LGBTQ+ Representation Cut From 'Jurassic World: Fallen Kingdom,' No Partial Credit Awarded
Jurassic World: Fallen Kingdom is two hours and 8 minutes long, but 10 seconds of that time could not be spared to include LGBTQ+ representation. Don’t worry though, there’s still plenty of scenes of Bryce Dallas Howard and Chris Pratt’s lackluster leads romancing again, having all the sexual chemistry of a moldy pair of sneakers.
In Jurassic World 2, Daniella Pineda plays Dr. Zia Rodriguez, the “nasty woman” who is tough as nails and a paleo-veterinarian with a heart of gold. She ALSO was supposed to be a lesbian. But that bit of characterization was left on the cutting room floor. Pineda told Yahoo Entertainment about the content of the deleted scene:
“I look at Chris [Pratt] and I’m like: ‘Yeah, square jaw, good bone structure, tall, muscles. I don’t date men, but if I did, it would be you. It would gross me out, but I’d do it.’ I love that I’m looking at Chris Pratt, the hottest guy in the world, and I’m like, ‘It would gross me out, but I guess I would do it!’ It was also cool, because it was a little insight into my character. But they cut it.”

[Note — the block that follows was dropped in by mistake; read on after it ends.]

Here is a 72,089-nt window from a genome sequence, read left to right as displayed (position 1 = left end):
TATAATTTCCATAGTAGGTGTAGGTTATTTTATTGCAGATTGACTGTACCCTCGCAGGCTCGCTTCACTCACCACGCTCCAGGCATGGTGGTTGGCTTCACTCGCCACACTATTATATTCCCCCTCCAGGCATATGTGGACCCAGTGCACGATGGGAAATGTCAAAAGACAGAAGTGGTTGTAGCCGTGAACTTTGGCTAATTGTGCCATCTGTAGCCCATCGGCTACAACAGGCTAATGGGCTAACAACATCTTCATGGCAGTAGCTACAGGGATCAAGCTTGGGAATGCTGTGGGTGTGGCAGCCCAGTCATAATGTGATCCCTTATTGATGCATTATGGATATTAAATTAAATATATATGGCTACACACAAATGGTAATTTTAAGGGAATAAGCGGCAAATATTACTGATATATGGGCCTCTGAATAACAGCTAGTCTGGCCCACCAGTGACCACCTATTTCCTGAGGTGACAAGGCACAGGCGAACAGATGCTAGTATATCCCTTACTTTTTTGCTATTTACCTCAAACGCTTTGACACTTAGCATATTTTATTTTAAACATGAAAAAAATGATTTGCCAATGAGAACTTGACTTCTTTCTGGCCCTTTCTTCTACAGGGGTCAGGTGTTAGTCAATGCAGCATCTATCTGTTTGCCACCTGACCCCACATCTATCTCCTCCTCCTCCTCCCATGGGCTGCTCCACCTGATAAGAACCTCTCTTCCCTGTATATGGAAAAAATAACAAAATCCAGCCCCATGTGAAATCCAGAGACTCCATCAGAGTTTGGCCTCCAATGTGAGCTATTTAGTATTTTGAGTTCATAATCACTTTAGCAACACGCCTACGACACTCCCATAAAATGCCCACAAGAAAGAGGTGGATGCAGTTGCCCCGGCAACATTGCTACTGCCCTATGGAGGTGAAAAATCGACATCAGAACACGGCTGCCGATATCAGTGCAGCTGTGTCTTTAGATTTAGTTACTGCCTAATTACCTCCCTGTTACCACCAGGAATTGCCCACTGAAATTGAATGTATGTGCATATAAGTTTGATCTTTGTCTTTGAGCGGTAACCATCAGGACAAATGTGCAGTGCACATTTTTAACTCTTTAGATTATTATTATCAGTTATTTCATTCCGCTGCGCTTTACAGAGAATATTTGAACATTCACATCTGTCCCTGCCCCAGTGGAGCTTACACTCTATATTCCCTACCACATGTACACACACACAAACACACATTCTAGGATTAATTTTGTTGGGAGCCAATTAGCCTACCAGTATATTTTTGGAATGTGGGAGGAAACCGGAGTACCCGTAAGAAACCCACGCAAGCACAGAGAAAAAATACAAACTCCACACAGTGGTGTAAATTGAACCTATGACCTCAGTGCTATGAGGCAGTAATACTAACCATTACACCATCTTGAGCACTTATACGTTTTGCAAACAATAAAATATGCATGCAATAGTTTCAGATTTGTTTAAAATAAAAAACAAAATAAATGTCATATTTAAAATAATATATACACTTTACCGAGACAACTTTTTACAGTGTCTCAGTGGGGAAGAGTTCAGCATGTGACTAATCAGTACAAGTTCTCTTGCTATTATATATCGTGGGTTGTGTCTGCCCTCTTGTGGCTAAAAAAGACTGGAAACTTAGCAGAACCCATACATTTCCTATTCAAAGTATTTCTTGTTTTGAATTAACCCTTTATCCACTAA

Pineda noted the reveal wasn’t “relevant to the story, but it was a little glimmer into who she is.” So it was cut for a leaner runtime, a leaner runtime that includes a prolonged shot of a dinosaur burning alive, scene after scene of building to the least shocking reveal in the franchise’s history, and tedious attempts to re-ignite a straight romance many audience members eye-rolled over the first time around.
This is just the latest in a growing list of Hollywood movies that seem to want partial credit for queer representation. Solo: A Star Wars Story’s screenwriter wants you to buy that Lando is pansexual, though that’s far from clear from the text of the film. Ocean’s 8 has femme flirting and dabbles in queerbaiting. Deadpool 2 goes the farthest, dipping its toe into queer representation but comes short of having its hero come out. And now Jurassic World: Fallen Kingdom wants credit for having a woman of color play a lesbian, even if they won’t actually make that part of her identity part of the movie.
In the words of Lando’s lover (because why not if we’re going to act like off-screen speculation counts as canon representation):
Happy Pride Month.
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